It’s Day 13 of the Afro bloggers challenge. Today’s prompt is “If you could meet one notable African personality, who would it be and why”.
Hum! Who would it be? Every season it is always someone different depending on the news, a new movie out, new book release, a TV show I am watching…. whatever is dear to my heart at the moment.
This week, with all the rape and paedophilia stories out, I was mad. No! Mad is an understatement. I am enraged! And stories from Rwanda, my God! I did not know how to act! This is a country where women’s rights are upheld to “high” standards, a country where 61% of parliament seats are occupied by women.
I would love to meet one of the 61%. I have a few suggestions and requests I think should be heard and taken into consideration.
I applaud your work and efforts into making our country worth being called home. Your contribution is highly appreciated and worth being acclaimed. But as we celebrate, we need to realize the path to fully achieve women’s safety and autonomy is still long and stony. Today I come to you to discuss the recent events that have been crowding our media outlets. If you still cannot guess where this is going, well it is an open conversation about rape and gender-based violence in our community. It is shameful that in 2020, we still have rapists roaming the streets and not held accountable for their actions. It is a shame that we still punish women for abortion and have abusive men living in our community freely. It is a shame that we still shame rape victims and cover-up for the actions of our fathers, brothers, uncles, neighbours. It is a shame we still have 19,832 teen pregnancies and yet we still second guess them when they tell their stories. We are failing our fellow women and this here is my biggest disappointment.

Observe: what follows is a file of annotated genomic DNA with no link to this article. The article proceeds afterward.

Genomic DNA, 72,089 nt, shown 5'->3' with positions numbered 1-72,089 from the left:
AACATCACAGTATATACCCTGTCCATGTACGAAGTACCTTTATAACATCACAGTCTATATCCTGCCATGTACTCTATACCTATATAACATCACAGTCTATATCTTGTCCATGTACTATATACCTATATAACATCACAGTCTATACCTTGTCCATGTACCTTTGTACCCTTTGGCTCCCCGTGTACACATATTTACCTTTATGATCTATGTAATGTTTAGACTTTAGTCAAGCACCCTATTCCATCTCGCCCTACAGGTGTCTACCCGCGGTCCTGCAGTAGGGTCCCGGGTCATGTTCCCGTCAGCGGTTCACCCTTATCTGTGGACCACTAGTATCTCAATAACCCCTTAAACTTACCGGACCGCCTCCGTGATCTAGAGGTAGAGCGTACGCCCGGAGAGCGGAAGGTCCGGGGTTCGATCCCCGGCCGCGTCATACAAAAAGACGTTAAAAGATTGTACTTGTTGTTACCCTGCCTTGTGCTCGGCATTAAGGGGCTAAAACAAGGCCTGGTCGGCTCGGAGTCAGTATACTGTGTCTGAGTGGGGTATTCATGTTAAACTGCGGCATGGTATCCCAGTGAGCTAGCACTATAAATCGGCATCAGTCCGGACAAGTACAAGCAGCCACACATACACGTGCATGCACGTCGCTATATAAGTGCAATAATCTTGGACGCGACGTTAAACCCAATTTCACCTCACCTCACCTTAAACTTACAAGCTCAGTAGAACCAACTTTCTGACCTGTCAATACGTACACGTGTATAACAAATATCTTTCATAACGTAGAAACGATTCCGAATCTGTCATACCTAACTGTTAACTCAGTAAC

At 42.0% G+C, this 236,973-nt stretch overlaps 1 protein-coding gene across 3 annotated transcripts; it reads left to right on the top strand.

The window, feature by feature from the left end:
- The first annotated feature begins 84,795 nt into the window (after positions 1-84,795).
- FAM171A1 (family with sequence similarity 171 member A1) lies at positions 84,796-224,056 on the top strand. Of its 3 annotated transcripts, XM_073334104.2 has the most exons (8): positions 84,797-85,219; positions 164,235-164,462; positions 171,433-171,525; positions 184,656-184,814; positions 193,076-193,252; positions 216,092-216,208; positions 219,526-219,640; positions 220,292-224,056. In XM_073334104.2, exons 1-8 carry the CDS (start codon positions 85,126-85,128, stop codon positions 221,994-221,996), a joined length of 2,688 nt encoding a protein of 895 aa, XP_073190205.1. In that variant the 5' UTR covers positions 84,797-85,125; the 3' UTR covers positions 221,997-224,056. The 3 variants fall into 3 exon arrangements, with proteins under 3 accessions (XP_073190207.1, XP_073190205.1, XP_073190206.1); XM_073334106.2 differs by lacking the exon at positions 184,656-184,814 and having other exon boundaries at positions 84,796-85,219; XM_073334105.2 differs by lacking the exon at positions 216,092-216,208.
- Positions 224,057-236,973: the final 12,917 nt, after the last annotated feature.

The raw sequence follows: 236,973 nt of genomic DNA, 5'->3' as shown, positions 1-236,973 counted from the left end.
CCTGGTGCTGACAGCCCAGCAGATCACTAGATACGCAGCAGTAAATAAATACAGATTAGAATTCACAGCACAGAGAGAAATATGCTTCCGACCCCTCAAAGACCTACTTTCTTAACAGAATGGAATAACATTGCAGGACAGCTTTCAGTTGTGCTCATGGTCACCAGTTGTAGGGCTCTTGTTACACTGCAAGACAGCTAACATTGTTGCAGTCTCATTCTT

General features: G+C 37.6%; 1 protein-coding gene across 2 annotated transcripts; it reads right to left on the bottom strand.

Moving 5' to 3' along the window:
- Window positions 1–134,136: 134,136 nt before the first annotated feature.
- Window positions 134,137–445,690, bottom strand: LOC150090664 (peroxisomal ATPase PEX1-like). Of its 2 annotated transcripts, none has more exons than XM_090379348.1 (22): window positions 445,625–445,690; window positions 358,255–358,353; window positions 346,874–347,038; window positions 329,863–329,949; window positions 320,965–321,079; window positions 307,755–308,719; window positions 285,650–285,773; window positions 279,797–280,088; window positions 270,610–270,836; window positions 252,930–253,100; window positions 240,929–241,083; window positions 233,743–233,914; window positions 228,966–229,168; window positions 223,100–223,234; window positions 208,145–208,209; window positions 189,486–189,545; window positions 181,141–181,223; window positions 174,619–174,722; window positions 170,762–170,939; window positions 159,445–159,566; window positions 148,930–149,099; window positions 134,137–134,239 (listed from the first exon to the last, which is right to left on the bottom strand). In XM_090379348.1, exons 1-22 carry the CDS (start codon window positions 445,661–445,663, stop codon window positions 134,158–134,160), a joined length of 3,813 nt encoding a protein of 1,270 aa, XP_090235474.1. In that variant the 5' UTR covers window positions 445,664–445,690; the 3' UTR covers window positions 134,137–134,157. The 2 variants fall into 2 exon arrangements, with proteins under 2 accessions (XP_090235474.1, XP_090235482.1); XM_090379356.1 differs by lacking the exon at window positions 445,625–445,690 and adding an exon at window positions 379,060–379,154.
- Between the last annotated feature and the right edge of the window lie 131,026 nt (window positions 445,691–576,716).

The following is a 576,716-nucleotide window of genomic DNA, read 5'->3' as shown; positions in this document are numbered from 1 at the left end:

How do we solve this problem? How can we create a safer country for ourselves, our mothers, sisters, daughters?
For years, men have always looked out for each other, stood together through thick and thin. I think it is high time, we women need to do the same for each other. Justice will never be handed out to us, we will have to fight for it and your honorables can be at the forefront of this war. We need to educate the society about the matter, we need society to understand the concept of consent, we need the masses to know their sexual rights. We need to stay alive and feel safe. The change will not be handed to us instead, it will be earned and we owe this to our fellow women and future generations of women to come.
Dear all, let us not just be another statistic, quoting His Excellency President Paul Kagame “Leadership is an opportunity to serve. It is not a trumpet call to self-importance”. This our opportunity to change the fate of women of Rwanda.
Thank you for your precious time honorables.